He caught what here?
Published 8:00 am Wednesday, April 12, 2017
In 1977, 40 years ago, East Brewton announced that bids had been let on a new city hall to be built on Forrest Ave. The city council said that construction should be completed within 310 days and it would cost $342,850 to be paid with 100 percent federal funding.
There was a photograph on the front page of The Brewton Standard that was taken on April Fool’s Day with Ben Kelly Strain catching a red snapper fish in the fountain in City Park. Not only could it be highly unusual but also nigh on to impossible to catch a salt water fish in the fountain fed by city water.
The annual senior class play, “L’il Abner,” was to be presented at T.R. Miller High School.
First Baptist Church of Brewton presented its Easter Cantata and dramatization. This all was going on during the Easter season and special singings and speaking was taking place at many of the churches.
Hundreds of Boy Scouts showed up at Camp McMillan for a camporee. Camp McMillan is located north of Brewton.
First National Bank opened its newest facility on St. Nicholas Ave. This furnished a drive-through and night deposit.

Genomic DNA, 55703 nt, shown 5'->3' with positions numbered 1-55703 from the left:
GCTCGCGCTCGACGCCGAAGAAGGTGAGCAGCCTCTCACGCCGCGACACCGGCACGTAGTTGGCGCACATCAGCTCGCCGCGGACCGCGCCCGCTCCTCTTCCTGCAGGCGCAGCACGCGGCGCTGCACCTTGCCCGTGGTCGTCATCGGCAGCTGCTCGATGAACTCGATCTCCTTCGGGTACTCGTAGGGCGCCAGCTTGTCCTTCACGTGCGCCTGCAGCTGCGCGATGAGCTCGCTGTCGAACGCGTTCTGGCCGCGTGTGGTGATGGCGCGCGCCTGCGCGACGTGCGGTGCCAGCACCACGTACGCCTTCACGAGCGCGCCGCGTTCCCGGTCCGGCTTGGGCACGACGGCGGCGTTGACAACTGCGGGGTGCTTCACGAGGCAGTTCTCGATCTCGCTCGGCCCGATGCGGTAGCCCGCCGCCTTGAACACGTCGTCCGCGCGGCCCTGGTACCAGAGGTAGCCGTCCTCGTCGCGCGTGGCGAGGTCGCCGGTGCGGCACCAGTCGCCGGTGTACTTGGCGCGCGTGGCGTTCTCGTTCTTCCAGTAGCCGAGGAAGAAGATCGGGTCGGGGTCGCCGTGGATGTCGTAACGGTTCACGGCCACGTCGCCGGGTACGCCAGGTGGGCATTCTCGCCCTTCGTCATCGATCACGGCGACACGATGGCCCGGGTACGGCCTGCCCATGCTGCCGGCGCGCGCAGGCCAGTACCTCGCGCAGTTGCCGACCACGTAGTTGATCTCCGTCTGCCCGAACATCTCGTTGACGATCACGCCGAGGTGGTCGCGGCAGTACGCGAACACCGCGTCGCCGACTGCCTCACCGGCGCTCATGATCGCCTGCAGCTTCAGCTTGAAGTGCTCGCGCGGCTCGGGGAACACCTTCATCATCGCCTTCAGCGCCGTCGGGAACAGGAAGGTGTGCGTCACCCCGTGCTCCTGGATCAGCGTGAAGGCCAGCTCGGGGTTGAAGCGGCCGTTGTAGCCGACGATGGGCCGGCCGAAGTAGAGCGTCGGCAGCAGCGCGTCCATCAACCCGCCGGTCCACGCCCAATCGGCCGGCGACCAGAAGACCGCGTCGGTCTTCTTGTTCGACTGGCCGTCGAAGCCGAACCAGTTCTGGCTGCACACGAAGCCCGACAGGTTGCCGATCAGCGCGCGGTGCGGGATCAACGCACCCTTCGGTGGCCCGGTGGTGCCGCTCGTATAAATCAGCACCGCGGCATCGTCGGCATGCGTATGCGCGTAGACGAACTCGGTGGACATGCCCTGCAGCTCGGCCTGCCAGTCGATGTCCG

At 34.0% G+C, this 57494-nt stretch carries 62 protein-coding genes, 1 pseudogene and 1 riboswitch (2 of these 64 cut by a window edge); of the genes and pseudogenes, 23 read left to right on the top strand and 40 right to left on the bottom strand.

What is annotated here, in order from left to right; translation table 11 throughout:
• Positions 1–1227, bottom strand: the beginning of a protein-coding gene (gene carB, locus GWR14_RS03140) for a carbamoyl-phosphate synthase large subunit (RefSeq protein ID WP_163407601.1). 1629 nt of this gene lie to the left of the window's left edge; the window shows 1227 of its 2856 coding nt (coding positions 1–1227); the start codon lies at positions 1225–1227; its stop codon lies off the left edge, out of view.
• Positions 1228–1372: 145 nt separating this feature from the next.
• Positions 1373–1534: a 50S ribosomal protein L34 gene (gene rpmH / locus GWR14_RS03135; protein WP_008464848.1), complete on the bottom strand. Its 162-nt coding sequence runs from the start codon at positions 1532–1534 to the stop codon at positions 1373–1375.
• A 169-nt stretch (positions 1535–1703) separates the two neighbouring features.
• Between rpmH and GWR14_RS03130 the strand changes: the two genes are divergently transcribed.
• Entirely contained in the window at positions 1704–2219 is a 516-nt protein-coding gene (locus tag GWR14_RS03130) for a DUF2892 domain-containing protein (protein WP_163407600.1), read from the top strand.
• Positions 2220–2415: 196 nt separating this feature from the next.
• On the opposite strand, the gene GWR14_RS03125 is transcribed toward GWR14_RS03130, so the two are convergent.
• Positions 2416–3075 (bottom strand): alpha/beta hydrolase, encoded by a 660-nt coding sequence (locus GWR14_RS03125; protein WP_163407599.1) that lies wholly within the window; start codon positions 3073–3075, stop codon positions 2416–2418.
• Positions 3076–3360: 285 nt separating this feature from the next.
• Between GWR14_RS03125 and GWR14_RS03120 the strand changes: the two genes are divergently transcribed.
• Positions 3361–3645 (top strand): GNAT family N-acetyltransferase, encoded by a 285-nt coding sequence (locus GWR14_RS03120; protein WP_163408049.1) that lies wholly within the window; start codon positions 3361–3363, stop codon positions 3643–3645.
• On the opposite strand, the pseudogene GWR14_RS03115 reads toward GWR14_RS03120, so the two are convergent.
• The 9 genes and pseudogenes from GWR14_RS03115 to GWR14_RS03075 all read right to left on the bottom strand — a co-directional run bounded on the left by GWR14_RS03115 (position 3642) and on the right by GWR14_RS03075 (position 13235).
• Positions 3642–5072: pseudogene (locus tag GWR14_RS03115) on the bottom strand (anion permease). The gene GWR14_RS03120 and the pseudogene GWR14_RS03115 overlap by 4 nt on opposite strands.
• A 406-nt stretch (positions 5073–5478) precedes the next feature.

Phillip Ellis was announced to be the new teacher at W.S. Neal High School. He was to teach agribusiness. Of course we are all familiar with Phillip Ellis. He would advance to eventually become principal of the school. At his death several years ago after a long battle with cancer, many students came to pay their respect to the man they had loved for so long.
Brewton Council of the Arts and Brewton Elementary School teamed up to bring the Children’s Musical Theater to Brewton to perform “Sleeping Beauty.”
I did not know that this type of the arts were being brought to Brewton back that far. Of course time seems to get by rather quickly.
T.R. Miller Junior-Senior Prom was held with the theme of “Sitting on the Dock of the Bay.” Some of the art displayed was very good and was done by the students.
Dedication services were held for the new elementary school. It had 480 students enrolled but it could accommodate up to 600.
I remember when that school opened. It certainly didn’t look like other school buildings. The rooms were wide open instead of separated as they are today. I also remember the students had a pull-out case that held their books. Those cases were pulled out and carried home with the students.
I don’t know just how long this continued, but is quite different today.